Uganda, which lies across the equator, is divided into three main areas—swampy lowlands, a fertile plateau with wooded hills, and a desert region. The country is heavily affected by deforestation. In 1990 Uganda had more than five million hectares of forest, but only 3.5 million hectares remained by 2005. If deforestation continues Uganda is at a risk of having lost all its forested land by 2050. Agriculture is crucial for growth and reduction of poverty in Uganda. More than 80 percent of the population is engaged in agricultural activities as the main source of income. The biggest challenges for the small-holder farmers is the population pressure, deforestation, poor access to financial markets and climate change.
Vi Agroforestry has 3 ongoing projects and 1 overall programme in Uganda. Our work in the country focus on improving the lives of smallholder farmers through agroforestry and by strengthening the capacity of farmer organisations. Our work empower farmer families to reduce poverty, hunger, and deforestation, and contribute to increased biodiversity. Vi Agroforestry is running 1 carbon offsetting project in Uganda.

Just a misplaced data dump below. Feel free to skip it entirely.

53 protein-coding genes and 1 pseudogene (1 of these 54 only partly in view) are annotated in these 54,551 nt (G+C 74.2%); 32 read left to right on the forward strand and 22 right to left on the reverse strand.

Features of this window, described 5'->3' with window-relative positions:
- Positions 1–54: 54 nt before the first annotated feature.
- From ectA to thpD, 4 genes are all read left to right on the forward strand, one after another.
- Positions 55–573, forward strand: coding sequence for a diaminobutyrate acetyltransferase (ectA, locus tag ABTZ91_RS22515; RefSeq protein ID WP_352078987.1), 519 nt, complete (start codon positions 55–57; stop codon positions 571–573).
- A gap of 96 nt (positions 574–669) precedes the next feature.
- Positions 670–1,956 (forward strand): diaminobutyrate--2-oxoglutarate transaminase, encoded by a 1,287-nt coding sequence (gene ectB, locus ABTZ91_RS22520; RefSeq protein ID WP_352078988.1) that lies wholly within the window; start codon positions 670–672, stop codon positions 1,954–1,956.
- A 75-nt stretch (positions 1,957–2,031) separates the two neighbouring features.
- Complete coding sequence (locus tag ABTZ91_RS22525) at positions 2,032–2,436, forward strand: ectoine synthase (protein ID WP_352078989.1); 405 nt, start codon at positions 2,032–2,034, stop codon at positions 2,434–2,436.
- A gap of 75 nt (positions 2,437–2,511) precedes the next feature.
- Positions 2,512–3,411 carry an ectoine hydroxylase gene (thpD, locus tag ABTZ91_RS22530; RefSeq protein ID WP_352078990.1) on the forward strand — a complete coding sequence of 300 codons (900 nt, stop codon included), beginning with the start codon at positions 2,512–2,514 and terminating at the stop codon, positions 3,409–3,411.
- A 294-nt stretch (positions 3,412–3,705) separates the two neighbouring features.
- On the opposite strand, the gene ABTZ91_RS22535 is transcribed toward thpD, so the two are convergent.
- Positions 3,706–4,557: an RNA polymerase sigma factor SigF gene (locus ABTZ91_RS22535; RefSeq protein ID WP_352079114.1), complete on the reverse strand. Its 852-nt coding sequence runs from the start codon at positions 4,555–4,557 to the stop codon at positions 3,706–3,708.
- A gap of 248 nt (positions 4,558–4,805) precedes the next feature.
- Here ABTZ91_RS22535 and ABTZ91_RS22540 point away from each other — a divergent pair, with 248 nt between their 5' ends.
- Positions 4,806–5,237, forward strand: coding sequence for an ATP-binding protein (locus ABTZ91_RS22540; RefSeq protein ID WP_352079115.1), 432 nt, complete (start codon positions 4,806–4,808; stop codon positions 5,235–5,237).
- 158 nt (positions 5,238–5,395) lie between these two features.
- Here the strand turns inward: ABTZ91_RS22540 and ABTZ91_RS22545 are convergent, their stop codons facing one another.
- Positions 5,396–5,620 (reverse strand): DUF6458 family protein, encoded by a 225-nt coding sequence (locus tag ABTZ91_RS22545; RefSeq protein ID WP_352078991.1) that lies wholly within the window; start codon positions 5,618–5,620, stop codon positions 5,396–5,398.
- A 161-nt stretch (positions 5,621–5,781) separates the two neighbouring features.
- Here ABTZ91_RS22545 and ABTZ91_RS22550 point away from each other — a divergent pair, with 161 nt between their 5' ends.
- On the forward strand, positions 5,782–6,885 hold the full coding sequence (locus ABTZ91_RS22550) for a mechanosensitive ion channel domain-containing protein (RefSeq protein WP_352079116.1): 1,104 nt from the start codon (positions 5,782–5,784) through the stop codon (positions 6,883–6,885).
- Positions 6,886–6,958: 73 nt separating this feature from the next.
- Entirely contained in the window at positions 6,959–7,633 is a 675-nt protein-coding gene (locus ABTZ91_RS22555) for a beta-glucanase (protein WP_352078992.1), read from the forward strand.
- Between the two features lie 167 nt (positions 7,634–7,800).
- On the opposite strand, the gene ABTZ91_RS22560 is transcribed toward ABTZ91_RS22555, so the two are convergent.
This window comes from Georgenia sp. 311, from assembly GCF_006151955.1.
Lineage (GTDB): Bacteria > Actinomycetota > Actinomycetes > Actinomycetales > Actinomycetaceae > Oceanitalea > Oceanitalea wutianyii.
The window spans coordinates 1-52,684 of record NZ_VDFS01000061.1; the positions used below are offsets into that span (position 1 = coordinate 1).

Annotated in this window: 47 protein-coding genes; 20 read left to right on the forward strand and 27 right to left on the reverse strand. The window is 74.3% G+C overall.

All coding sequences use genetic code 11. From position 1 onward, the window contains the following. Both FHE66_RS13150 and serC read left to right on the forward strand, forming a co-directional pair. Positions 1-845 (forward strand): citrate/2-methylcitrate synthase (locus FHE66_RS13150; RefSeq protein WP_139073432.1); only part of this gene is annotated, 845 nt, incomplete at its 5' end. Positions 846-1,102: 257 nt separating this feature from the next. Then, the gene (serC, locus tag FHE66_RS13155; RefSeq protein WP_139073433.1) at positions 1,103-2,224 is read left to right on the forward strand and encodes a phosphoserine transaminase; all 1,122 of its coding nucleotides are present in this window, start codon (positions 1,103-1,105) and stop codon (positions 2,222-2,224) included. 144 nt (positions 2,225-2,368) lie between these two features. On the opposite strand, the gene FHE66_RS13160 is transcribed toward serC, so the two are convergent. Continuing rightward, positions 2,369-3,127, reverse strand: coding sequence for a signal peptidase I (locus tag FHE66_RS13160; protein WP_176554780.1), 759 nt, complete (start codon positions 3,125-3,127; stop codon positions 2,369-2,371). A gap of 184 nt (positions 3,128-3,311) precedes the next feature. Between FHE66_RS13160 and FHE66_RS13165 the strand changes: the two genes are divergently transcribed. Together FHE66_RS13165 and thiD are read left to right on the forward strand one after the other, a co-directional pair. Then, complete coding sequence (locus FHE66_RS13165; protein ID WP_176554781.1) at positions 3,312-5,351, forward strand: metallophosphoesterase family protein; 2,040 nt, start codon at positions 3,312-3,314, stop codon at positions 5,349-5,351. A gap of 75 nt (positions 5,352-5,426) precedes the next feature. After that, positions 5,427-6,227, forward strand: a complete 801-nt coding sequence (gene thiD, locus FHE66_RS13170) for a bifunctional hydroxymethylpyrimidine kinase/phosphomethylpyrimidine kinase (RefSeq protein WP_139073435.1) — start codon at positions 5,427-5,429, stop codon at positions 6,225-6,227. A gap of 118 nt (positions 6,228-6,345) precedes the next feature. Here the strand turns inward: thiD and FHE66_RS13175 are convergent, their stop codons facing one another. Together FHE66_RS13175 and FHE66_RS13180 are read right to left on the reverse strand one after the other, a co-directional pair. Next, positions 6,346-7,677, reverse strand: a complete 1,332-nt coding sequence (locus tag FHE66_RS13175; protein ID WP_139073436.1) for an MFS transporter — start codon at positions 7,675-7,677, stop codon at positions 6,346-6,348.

Our work in Uganda
ResultsTake a look at the result of Vi Agroforestry Uganda's work 2017.
Winnie had a dream
Winnie Nakavuma is a farmer, living in the village of Kikalala in Masaka District, Central Uganda. Through Vi Agroforestry and Masaka District Farmers´ Association she has received training on tree planting and on how to create ditches to lead rainwater into her field. “I had a dream when we moved here, that the farm would be green and filled with people and animals. This dream has become a reality today”, she says. The trees do not only contribute to improved crop yield but also serve as fodder for the animals. After constructing a wood-saving stove, Winnie saves a lot of time which previously was used for cooking and collection of firewood. “I no longer need to rush through life”, she says, “today I save both time and money, and can spend more time with my children